Forum for Science, Industry and Business

Sponsored by:     3M 
Search our Site:

 

New biomarker may predict leukemia aggressiveness

21.04.2009
Scientists at the University of California, San Diego and the Moores UCSD Cancer Center have evidence of a potential new biomarker to predict the aggressiveness of an often difficult-to-treat form of leukemia.

They found that high levels of a particular enzyme in the blood are an indicator that chronic lymphocytic leukemia (CLL) – the most common form of adult leukemia – will be aggressive and in need of immediate treatment.

The researchers, led by Paul A. Insel, MD, professor of pharmacology and medicine at the UC San Diego School of Medicine, say that the enzyme, PDE7B, is also critical to the development of CLL and a potential target for drugs against the disease. They present their results April 19, 2009 at the AACR 100th Annual Meeting 2009 in Denver.

One of the problems in deciding on the right therapy for CLL is that it is difficult to know which type of leukemia a patient has. One form progresses slowly, with few symptoms for years while the other form is more aggressive and dangerous. While tests exist and are commonly used to help doctors predict which form a patient may have, their availability and usefulness are limited.

In previous work, Insel's group had discovered that among a group of enzymes, cyclic nucleotide phosphodiesterases, one of the phosphodiesterases, PDE7B, was 10 times higher in CLL patients than in healthy individuals. PDE7B controls the levels of cyclic AMP (cAMP), a molecule that can promote programmed cell death, a process that is defective in CLL. Whereas most cancers have out-of-control cell growth, CLL is characterized by an overabundance of white blood cells that do not die when they should. High levels of PDE7B mean less cAMP and as a result, less cell death.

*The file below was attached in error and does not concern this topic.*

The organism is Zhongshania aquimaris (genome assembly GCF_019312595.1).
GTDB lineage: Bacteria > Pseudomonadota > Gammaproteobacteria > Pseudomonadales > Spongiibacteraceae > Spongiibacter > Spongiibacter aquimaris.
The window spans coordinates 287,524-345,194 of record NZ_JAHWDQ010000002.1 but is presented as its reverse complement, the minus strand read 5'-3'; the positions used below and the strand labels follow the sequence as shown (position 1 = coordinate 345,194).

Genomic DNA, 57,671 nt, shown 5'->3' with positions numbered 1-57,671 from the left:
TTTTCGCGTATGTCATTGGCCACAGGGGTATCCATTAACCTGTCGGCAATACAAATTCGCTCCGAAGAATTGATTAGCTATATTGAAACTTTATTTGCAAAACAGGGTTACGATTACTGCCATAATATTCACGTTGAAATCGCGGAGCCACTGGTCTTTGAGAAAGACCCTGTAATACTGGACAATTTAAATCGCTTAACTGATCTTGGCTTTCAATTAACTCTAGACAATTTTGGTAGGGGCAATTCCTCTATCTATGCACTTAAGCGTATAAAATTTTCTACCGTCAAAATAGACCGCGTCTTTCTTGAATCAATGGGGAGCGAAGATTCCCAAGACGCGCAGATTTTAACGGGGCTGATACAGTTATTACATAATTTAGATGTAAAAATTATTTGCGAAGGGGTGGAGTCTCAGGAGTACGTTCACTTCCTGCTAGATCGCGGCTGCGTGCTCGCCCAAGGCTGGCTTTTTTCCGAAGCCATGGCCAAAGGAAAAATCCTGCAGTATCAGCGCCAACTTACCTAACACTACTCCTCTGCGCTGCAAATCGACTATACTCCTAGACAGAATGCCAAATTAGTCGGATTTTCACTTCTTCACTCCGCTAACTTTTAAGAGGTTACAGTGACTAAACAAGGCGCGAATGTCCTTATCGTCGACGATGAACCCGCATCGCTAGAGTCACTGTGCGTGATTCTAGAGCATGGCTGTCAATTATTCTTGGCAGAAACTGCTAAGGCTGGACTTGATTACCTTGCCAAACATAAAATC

"The question was, could the level of PDE7B expression provide evidence for the clinical stage and diagnosis for individual patients?" Insel said. To find out if changes in PDE7B levels might reflect disease progression, Insel, postodoctoral fellow Linghzi Zhang, PhD, and their co-workers compared the amount of PDE7B in white blood cells in 85 untreated patients with CLL to those of 30 healthy adults, and watched for changes over time. They then divided the results into patients who had high levels of PDE7B and those who had low amounts.

"We found that individuals with high levels really had worse disease and showed that PDE7B expression had predictive value relative to other currently available markers for disease severity and progression," Insel said. "In some cases, the level of PDE7B expression provided prognostic information that was additive to existing markers."

Zhang said that PDE7B can be used alone as a biomarker for CLL if the levels are high enough, but may be used with other markers if the level is lower and ambiguous. "PDE7B may not be good enough by itself if it's not high enough," she noted. "If it is low, other markers could be helpful."

Co-investigator and leukemia expert Thomas Kipps, MD, PhD, professor of medicine and deputy director for research at the Moores UCSD Cancer Center, said that the findings are potentially important because of the urgency for clinicians to be able to gauge early on what kind of disease the CLL patient has in order to design the best available therapy.

Insel said that their research to date implies that PDE7B has a role in prognosis and could also be a good drug target because it reflects part of the biology of the disease. "The more of this enzyme a patient has, the worse the outcome," he said. "This implies that if we can develop drugs to block this enzyme, which would raise cAMP and promote apoptosis – which is really at the heart of the underlying pathology."

The American Cancer Society estimated that in 2008, about 15,100 new cases of CLL occurred in the United States, with roughly 4,400 deaths from the disease.

Other UCSD authors include: Laura Rassenti, Minya Pu, Fiona Murray, Joan Kanter, Andrew Greaves and Karen Messer.

The Moores UCSD Cancer Center is one of the nation's 41 National Cancer Institute-designated Comprehensive Cancer Centers, combining research, clinical care and community outreach to advance the prevention, treatment and cure of cancer.

Steve Benowitz | EurekAlert!